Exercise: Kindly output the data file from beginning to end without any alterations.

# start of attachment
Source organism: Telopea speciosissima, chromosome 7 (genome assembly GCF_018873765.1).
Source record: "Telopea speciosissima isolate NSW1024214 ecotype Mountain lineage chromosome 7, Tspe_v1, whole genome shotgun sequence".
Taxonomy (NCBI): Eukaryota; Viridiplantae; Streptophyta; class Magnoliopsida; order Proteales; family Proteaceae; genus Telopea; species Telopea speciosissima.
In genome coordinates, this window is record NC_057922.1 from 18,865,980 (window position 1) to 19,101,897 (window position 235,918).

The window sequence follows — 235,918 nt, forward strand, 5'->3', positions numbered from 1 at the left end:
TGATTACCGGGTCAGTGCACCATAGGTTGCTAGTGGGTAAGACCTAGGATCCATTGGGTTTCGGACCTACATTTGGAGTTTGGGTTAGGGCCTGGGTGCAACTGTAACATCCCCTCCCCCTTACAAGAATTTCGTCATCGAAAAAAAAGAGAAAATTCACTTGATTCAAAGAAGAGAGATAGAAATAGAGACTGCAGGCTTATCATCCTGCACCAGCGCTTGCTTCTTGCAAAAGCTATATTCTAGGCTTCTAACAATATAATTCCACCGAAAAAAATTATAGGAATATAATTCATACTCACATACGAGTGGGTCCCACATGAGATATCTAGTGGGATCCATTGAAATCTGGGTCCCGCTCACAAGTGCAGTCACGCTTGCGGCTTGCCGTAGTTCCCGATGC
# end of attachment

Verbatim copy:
Source organism: Telopea speciosissima, chromosome 7 (genome assembly GCF_018873765.1).
Source record: "Telopea speciosissima isolate NSW1024214 ecotype Mountain lineage chromosome 7, Tspe_v1, whole genome shotgun sequence".
Taxonomy (NCBI): Eukaryota; Viridiplantae; Streptophyta; class Magnoliopsida; order Proteales; family Proteaceae; genus Telopea; species Telopea speciosissima.
In genome coordinates, this window is record NC_057922.1 from 18,865,980 (window position 1) to 19,101,897 (window position 235,918).

The window sequence follows — 235,918 nt, forward strand, 5'->3', positions numbered from 1 at the left end:
TGATTACCGGGTCAGTGCACCATAGGTTGCTAGTGGGTAAGACCTAGGATCCATTGGGTTTCGGACCTACATTTGGAGTTTGGGTTAGGGCCTGGGTGCAACTGTAACATCCCCTCCCCCTTACAAGAATTTCGTCATCGAAAAAAAAGAGAAAATTCACTTGATTCAAAGAAGAGAGATAGAAATAGAGACTGCAGGCTTATCATCCTGCACCAGCGCTTGCTTCTTGCAAAAGCTATATTCTAGGCTTCTAACAATATAATTCCACCGAAAAAAATTATAGGAATATAATTCATACTCACATACGAGTGGGTCCCACATGAGATATCTAGTGGGATCCATTGAAATCTGGGTCCCGCTCACAAGTGCAGTCACGCTTGCGGCTTGCCGTAGTTCCCGATGC